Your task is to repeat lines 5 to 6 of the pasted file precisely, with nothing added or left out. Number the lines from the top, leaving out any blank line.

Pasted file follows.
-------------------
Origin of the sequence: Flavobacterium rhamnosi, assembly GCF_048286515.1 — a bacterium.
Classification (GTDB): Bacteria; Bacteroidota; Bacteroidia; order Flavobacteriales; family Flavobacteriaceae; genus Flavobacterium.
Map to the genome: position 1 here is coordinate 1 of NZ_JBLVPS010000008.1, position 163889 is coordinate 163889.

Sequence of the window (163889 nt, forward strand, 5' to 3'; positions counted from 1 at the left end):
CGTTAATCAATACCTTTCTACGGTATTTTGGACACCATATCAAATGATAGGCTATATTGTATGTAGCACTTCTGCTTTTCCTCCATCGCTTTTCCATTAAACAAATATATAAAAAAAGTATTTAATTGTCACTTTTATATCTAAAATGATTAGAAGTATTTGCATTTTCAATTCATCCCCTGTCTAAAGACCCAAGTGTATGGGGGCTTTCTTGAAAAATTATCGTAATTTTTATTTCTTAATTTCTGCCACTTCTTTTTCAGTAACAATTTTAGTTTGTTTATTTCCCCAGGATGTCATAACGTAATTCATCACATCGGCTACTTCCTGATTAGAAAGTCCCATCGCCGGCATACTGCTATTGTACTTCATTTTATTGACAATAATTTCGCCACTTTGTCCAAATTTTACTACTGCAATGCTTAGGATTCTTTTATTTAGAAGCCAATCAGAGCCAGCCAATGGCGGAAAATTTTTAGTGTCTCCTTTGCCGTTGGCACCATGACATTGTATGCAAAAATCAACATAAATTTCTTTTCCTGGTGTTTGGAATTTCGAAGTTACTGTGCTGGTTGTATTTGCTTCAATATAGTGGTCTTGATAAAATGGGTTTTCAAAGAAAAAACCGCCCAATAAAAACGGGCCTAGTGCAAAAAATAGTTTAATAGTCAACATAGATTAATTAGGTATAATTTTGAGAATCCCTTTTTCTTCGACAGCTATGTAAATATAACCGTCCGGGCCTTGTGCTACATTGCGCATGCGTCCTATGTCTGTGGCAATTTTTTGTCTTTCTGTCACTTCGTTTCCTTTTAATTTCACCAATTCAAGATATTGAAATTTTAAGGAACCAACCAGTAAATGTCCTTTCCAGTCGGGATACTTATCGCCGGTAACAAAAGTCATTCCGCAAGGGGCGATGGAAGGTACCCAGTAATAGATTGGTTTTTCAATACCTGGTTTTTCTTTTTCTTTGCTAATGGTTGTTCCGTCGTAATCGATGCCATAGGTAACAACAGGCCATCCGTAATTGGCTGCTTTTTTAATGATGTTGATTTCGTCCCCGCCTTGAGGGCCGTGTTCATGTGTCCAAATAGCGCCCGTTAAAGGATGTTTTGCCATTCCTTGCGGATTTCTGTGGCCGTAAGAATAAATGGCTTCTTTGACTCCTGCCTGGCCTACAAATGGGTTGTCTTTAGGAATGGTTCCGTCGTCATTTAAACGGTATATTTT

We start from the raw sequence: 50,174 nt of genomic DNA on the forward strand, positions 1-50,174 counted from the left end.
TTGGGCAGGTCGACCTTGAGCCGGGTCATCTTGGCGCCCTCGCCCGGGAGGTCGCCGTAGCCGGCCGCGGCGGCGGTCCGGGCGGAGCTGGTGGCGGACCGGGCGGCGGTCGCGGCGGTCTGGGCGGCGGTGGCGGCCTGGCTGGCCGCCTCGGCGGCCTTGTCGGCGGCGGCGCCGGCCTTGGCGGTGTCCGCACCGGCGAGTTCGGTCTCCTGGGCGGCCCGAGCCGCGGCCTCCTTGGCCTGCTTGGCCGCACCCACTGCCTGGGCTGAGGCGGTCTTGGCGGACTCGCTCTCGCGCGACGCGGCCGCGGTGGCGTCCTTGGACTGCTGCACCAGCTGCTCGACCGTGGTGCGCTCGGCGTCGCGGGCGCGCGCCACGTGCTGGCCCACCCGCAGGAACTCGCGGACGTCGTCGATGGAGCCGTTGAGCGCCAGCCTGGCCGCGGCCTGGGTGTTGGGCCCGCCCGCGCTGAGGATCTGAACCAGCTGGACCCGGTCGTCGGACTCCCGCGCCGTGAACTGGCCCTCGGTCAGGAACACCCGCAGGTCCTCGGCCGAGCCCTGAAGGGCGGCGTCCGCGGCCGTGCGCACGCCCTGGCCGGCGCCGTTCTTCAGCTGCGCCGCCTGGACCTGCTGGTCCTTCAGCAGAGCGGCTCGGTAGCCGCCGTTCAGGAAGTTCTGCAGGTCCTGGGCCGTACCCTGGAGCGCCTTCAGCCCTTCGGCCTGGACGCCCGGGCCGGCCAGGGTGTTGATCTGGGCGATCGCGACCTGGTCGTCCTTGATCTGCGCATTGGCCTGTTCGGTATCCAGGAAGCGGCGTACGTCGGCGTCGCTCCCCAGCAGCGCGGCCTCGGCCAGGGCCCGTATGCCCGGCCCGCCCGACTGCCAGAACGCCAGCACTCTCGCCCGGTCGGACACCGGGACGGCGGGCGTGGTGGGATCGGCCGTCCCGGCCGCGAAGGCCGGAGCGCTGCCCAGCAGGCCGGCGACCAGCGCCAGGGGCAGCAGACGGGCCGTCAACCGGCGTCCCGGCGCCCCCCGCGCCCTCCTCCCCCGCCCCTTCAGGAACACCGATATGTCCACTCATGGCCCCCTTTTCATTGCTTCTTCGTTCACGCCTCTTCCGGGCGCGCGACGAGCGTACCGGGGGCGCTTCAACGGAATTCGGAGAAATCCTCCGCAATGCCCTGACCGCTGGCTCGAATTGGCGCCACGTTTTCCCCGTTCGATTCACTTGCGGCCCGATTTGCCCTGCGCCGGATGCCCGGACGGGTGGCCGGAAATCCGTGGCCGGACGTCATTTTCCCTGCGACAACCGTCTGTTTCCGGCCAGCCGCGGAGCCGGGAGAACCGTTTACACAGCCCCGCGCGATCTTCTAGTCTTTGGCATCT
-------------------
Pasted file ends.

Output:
CGTTAATCAATACCTTTCTACGGTATTTTGGACACCATATCAAATGATAGGCTATATTGTATGTAGCACTTCTGCTTTTCCTCCATCGCTTTTCCATTAAACAAATATATAAAAAAAGTATTTAATTGTCACTTTTATATCTAAAATGATTAGAAGTATTTGCATTTTCAATTCATCCCCTGTCTAAAGACCCAAGTGTATGGGGGCTTTCTTGAAAAATTATCGTAATTTTTATTTCTTAATTTCTGCCACTTCTTTTTCAGTAACAATTTTAGTTTGTTTATTTCCCCAGGATGTCATAACGTAATTCATCACATCGGCTACTTCCTGATTAGAAAGTCCCATCGCCGGCATACTGCTATTGTACTTCATTTTATTGACAATAATTTCGCCACTTTGTCCAAATTTTACTACTGCAATGCTTAGGATTCTTTTATTTAGAAGCCAATCAGAGCCAGCCAATGGCGGAAAATTTTTAGTGTCTCCTTTGCCGTTGGCACCATGACATTGTATGCAAAAATCAACATAAATTTCTTTTCCTGGTGTTTGGAATTTCGAAGTTACTGTGCTGGTTGTATTTGCTTCAATATAGTGGTCTTGATAAAATGGGTTTTCAAAGAAAAAACCGCCCAATAAAAACGGGCCTAGTGCAAAAAATAGTTTAATAGTCAACATAGATTAATTAGGTATAATTTTGAGAATCCCTTTTTCTTCGACAGCTATGTAAATATAACCGTCCGGGCCTTGTGCTACATTGCGCATGCGTCCTATGTCTGTGGCAATTTTTTGTCTTTCTGTCACTTCGTTTCCTTTTAATTTCACCAATTCAAGATATTGAAATTTTAAGGAACCAACCAGTAAATGTCCTTTCCAGTCGGGATACTTATCGCCGGTAACAAAAGTCATTCCGCAAGGGGCGATGGAAGGTACCCAGTAATAGATTGGTTTTTCAATACCTGGTTTTTCTTTTTCTTTGCTAATGGTTGTTCCGTCGTAATCGATGCCATAGGTAACAACAGGCCATCCGTAATTGGCTGCTTTTTTAATGATGTTGATTTCGTCCCCGCCTTGAGGGCCGTGTTCATGTGTCCAAATAGCGCCCGTTAAAGGATGTTTTGCCATTCCTTGCGGATTTCTGTGGCCGTAAGAATAAATGGCTTCTTTGACTCCTGCCTGGCCTACAAATGGGTTGTCTTTAGGAATGGTTCCGTCGTCATTTAAACGGTATATTTT

We start from the raw sequence: 50,174 nt of genomic DNA on the forward strand, positions 1-50,174 counted from the left end.